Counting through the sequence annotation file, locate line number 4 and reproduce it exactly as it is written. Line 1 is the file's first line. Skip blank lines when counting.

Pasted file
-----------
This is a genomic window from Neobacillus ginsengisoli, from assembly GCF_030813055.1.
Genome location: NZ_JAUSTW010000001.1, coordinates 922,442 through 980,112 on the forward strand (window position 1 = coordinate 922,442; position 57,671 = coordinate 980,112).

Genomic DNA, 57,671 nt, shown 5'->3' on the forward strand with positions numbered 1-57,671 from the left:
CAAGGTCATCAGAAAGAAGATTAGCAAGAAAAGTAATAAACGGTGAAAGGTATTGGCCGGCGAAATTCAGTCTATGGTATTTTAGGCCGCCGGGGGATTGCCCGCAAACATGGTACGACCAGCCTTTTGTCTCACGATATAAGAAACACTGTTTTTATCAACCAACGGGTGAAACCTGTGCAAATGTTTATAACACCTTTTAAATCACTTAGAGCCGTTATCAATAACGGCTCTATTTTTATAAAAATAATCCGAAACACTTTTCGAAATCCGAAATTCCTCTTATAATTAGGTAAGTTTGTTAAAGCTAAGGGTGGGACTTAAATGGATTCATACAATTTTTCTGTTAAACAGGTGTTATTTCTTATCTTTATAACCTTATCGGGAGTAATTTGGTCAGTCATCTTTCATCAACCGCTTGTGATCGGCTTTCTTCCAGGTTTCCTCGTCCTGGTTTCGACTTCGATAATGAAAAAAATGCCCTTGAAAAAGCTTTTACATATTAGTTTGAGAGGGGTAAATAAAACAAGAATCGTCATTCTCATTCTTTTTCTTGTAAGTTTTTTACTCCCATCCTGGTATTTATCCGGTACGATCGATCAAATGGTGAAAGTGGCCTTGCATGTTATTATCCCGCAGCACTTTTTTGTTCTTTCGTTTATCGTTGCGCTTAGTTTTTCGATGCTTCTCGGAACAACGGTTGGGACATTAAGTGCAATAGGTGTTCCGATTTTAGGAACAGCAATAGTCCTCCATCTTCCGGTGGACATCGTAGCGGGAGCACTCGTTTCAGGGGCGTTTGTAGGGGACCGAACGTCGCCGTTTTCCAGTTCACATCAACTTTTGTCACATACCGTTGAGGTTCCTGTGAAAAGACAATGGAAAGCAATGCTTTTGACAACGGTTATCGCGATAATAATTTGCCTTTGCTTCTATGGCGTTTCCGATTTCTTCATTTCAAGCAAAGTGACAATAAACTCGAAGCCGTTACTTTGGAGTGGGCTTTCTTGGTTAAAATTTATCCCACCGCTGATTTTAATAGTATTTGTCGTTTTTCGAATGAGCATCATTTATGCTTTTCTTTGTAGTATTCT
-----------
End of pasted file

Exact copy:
CAAGGTCATCAGAAAGAAGATTAGCAAGAAAAGTAATAAACGGTGAAAGGTATTGGCCGGCGAAATTCAGTCTATGGTATTTTAGGCCGCCGGGGGATTGCCCGCAAACATGGTACGACCAGCCTTTTGTCTCACGATATAAGAAACACTGTTTTTATCAACCAACGGGTGAAACCTGTGCAAATGTTTATAACACCTTTTAAATCACTTAGAGCCGTTATCAATAACGGCTCTATTTTTATAAAAATAATCCGAAACACTTTTCGAAATCCGAAATTCCTCTTATAATTAGGTAAGTTTGTTAAAGCTAAGGGTGGGACTTAAATGGATTCATACAATTTTTCTGTTAAACAGGTGTTATTTCTTATCTTTATAACCTTATCGGGAGTAATTTGGTCAGTCATCTTTCATCAACCGCTTGTGATCGGCTTTCTTCCAGGTTTCCTCGTCCTGGTTTCGACTTCGATAATGAAAAAAATGCCCTTGAAAAAGCTTTTACATATTAGTTTGAGAGGGGTAAATAAAACAAGAATCGTCATTCTCATTCTTTTTCTTGTAAGTTTTTTACTCCCATCCTGGTATTTATCCGGTACGATCGATCAAATGGTGAAAGTGGCCTTGCATGTTATTATCCCGCAGCACTTTTTTGTTCTTTCGTTTATCGTTGCGCTTAGTTTTTCGATGCTTCTCGGAACAACGGTTGGGACATTAAGTGCAATAGGTGTTCCGATTTTAGGAACAGCAATAGTCCTCCATCTTCCGGTGGACATCGTAGCGGGAGCACTCGTTTCAGGGGCGTTTGTAGGGGACCGAACGTCGCCGTTTTCCAGTTCACATCAACTTTTGTCACATACCGTTGAGGTTCCTGTGAAAAGACAATGGAAAGCAATGCTTTTGACAACGGTTATCGCGATAATAATTTGCCTTTGCTTCTATGGCGTTTCCGATTTCTTCATTTCAAGCAAAGTGACAATAAACTCGAAGCCGTTACTTTGGAGTGGGCTTTCTTGGTTAAAATTTATCCCACCGCTGATTTTAATAGTATTTGTCGTTTTTCGAATGAGCATCATTTATGCTTTTCTTTGTAGTATTCT